Soil scientist Ross McKenzie says he is concerned about potentially flawed soil test analysis from laboratories and what that means for nutrient and fertilizer recommendations.
There are no provincial soil test labs on the Prairies anymore, leaving farmers no choice but to send samples farther away.
As a result he sees an increasing problem with poor recommendations.
McKenzie, who for 30 years led the Alberta agronomy research program and is now a consultant, cautioned those attending the Saskatchewan Institute of Agrologists annual convention.
“Flawed analysis can lead to faulty recommendations,” he said, noting he had seen some that weren’t “even close to being in the realm of reality.”
In an interview, McKenzie said there are fairly standard methods to test for nitrogen, phosphorus, potassium and sulfur in western Canadian soils and as long as a lab uses those methods all should be fine.
For example, using the Olsen method or modified Kelowna method for phosphorous is acceptable, but the Bray method is not.
“That’s because we’ve never done any soil test calibration with that method in Alberta, Saskatchewan or Manitoba, ever,” he said.
McKenzie also said labs sometimes don’t do a good job of interpreting the numbers they get and that can spell trouble for agronomists.
“As long as they’re using the recommendations developed by Saskatchewan Agriculture they’re going to do just fine,” he said. “But if they start using recommendations on those analyses from Ontario or somewhere else, then that’s where it becomes flawed.”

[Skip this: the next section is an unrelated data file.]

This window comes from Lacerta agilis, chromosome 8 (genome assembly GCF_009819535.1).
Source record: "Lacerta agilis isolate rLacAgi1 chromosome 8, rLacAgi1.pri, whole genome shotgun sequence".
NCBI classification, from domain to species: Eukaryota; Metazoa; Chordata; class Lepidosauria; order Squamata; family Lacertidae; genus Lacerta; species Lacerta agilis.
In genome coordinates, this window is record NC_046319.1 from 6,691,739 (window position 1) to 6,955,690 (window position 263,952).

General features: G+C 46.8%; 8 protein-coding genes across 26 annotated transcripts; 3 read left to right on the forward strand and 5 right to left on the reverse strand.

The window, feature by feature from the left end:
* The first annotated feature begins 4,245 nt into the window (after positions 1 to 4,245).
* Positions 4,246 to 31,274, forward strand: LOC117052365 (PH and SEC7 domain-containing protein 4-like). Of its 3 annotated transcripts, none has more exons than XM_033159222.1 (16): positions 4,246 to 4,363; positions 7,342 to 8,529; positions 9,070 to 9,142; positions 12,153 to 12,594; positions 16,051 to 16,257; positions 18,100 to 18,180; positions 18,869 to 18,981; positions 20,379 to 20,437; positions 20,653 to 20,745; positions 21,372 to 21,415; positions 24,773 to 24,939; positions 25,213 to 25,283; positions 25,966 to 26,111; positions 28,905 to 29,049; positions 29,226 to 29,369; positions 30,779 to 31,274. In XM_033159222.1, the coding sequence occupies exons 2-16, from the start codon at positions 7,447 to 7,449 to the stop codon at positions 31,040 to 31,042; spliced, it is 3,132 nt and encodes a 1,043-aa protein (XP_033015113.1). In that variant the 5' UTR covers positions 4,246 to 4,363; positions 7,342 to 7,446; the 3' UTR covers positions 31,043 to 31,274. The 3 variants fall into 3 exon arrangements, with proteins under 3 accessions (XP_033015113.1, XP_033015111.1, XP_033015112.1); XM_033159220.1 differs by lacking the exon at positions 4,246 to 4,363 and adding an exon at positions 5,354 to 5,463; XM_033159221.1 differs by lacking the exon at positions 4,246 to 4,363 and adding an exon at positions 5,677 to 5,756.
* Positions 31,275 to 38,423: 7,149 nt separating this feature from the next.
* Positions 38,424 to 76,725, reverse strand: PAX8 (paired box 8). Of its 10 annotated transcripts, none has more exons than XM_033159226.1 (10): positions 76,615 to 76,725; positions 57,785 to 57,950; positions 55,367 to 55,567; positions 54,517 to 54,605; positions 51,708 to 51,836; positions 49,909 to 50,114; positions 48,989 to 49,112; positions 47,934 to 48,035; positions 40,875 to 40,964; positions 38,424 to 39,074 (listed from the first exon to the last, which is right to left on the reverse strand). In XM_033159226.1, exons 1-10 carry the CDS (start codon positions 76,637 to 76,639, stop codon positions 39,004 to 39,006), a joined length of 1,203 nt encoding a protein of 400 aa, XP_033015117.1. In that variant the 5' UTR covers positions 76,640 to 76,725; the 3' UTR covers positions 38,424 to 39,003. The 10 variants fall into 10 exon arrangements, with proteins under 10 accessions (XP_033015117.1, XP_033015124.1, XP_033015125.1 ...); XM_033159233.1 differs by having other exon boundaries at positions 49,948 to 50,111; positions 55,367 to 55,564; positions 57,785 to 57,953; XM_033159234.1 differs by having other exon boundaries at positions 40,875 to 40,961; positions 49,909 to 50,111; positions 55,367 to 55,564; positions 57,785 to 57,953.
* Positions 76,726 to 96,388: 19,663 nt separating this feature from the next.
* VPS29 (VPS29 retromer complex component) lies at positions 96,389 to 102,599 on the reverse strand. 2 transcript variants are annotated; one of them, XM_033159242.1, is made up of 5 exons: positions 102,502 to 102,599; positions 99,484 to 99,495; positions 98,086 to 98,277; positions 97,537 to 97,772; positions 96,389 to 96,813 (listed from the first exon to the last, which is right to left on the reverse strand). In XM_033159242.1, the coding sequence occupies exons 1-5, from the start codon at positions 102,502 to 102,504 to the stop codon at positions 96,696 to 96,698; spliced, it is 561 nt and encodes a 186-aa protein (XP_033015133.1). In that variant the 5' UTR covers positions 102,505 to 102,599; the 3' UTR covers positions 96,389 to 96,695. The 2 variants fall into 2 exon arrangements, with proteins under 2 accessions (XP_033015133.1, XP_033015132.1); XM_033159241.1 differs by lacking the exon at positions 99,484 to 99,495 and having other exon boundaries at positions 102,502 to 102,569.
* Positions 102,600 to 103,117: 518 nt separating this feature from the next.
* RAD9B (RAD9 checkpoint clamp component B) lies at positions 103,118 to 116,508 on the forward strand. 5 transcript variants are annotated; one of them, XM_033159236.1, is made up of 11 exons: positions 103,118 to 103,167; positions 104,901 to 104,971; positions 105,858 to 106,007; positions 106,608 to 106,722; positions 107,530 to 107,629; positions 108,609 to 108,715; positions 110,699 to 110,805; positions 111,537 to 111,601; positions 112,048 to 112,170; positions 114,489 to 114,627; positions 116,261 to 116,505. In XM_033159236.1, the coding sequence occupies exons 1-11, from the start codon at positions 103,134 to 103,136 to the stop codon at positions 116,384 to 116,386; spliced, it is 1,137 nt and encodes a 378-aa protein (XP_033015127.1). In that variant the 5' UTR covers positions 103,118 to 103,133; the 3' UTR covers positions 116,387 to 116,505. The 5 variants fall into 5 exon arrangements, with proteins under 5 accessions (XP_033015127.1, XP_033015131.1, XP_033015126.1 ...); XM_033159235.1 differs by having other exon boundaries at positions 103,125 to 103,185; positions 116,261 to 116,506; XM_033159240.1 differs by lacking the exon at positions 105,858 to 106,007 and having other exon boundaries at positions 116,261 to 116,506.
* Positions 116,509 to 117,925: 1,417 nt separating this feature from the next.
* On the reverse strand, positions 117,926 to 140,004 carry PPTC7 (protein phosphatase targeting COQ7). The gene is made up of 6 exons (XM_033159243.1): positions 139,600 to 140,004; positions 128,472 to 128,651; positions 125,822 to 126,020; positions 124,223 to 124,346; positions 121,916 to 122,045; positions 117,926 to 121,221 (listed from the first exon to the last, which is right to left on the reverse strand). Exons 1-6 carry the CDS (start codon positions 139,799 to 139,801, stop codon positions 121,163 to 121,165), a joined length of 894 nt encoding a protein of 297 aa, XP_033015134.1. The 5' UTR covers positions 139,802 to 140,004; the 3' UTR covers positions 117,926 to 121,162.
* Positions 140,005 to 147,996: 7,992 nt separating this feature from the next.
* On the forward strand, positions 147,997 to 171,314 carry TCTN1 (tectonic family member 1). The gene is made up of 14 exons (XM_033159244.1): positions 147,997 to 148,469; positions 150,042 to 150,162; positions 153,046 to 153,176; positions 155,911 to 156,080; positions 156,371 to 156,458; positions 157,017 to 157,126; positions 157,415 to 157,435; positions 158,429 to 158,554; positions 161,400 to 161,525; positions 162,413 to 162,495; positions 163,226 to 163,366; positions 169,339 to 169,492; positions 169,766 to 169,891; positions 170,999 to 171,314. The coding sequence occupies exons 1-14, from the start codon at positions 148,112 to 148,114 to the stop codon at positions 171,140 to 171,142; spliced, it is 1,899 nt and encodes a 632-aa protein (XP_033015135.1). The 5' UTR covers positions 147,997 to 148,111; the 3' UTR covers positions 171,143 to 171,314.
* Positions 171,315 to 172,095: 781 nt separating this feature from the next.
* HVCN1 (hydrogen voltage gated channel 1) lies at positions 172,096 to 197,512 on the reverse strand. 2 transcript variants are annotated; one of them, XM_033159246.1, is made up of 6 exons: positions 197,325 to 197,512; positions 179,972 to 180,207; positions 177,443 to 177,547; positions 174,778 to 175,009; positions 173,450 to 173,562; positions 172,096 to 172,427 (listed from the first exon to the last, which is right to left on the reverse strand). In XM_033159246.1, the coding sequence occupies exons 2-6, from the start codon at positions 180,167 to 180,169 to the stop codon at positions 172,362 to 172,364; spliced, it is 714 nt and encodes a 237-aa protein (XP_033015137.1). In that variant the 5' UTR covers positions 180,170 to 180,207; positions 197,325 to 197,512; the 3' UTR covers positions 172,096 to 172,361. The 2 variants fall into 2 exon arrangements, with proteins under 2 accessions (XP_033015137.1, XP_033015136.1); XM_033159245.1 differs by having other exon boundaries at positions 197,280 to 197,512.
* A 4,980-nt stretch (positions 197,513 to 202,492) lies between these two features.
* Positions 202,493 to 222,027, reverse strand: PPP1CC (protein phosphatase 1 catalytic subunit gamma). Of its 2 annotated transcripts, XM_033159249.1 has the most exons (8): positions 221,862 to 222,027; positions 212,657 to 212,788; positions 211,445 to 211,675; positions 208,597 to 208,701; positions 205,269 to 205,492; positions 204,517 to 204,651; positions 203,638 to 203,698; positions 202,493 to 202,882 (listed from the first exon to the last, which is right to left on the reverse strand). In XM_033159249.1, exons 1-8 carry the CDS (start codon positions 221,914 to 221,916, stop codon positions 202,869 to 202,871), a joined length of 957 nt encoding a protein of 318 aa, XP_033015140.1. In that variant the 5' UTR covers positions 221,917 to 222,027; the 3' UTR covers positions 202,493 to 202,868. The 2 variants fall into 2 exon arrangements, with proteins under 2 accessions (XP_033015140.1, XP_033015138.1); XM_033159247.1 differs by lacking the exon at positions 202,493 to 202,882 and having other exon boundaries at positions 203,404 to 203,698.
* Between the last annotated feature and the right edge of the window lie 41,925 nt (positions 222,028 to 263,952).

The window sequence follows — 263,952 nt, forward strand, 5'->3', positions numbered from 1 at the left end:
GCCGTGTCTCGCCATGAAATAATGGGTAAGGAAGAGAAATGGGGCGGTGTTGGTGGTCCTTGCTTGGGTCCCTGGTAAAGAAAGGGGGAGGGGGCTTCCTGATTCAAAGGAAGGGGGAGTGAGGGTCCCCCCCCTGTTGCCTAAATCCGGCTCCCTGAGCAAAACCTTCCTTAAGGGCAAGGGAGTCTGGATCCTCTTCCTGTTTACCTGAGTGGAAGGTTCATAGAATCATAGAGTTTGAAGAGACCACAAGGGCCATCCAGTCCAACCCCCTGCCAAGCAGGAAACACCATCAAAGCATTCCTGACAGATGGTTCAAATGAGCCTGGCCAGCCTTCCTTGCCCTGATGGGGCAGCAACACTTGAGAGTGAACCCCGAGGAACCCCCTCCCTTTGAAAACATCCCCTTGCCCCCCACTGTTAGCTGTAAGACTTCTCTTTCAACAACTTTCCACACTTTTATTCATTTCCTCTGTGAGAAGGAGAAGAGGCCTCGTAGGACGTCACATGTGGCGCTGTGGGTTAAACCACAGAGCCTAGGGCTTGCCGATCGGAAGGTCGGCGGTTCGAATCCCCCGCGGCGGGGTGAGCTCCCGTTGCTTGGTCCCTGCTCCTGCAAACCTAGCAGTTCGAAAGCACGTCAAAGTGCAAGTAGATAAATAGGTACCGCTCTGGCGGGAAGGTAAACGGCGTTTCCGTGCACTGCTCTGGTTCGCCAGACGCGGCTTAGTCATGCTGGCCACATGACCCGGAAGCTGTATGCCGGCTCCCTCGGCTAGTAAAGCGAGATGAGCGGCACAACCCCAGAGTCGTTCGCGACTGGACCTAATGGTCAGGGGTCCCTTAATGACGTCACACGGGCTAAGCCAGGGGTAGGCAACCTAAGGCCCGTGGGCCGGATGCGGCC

Some labs will conduct an analysis called base saturation that looks at ratios of various elements such as potassium, calcium and magnesium.
“That’s really flawed in my opinion and you really won’t find a reputable soil scientist in Western Canada that would recommend that,” he said. “However, it’s being more and more frequently used to recommend potassium, calcium and magnesium to farmers, which results in applications of those nutrients that are not required or not necessary.”
McKenzie also said a clash exists between the scientific knowledge surrounding variable rate fertilizer technology and the marketing and promotion of it.
Some claims are not true and at times the practice is promoted as being of more significance than it actually is.
He encouraged agrologists to seek experts at universities and governments to make sure they use proper recommendations, and to examine new technologies from all sides.
For example, he said he began working with ESN fertilizer in the late 1990s.
“There’s a lot of really good research to show when it works, but also to show when it doesn’t work. That’s what an agrologist needs to seek out.”